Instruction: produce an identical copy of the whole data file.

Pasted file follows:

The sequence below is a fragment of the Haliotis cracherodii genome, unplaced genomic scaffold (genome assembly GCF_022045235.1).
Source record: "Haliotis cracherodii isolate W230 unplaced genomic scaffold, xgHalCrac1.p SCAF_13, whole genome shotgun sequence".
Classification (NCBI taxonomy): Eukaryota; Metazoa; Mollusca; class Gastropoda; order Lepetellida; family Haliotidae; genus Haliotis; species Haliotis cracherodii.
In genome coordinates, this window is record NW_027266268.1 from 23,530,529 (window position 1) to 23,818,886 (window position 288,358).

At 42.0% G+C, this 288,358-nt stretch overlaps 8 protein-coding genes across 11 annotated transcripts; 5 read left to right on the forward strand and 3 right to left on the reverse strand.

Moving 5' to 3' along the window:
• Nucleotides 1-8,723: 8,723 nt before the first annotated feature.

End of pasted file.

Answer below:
The sequence below is a fragment of the Haliotis cracherodii genome, unplaced genomic scaffold (genome assembly GCF_022045235.1).
Source record: "Haliotis cracherodii isolate W230 unplaced genomic scaffold, xgHalCrac1.p SCAF_13, whole genome shotgun sequence".
Classification (NCBI taxonomy): Eukaryota; Metazoa; Mollusca; class Gastropoda; order Lepetellida; family Haliotidae; genus Haliotis; species Haliotis cracherodii.
In genome coordinates, this window is record NW_027266268.1 from 23,530,529 (window position 1) to 23,818,886 (window position 288,358).

At 42.0% G+C, this 288,358-nt stretch overlaps 8 protein-coding genes across 11 annotated transcripts; 5 read left to right on the forward strand and 3 right to left on the reverse strand.

Moving 5' to 3' along the window:
• Nucleotides 1-8,723: 8,723 nt before the first annotated feature.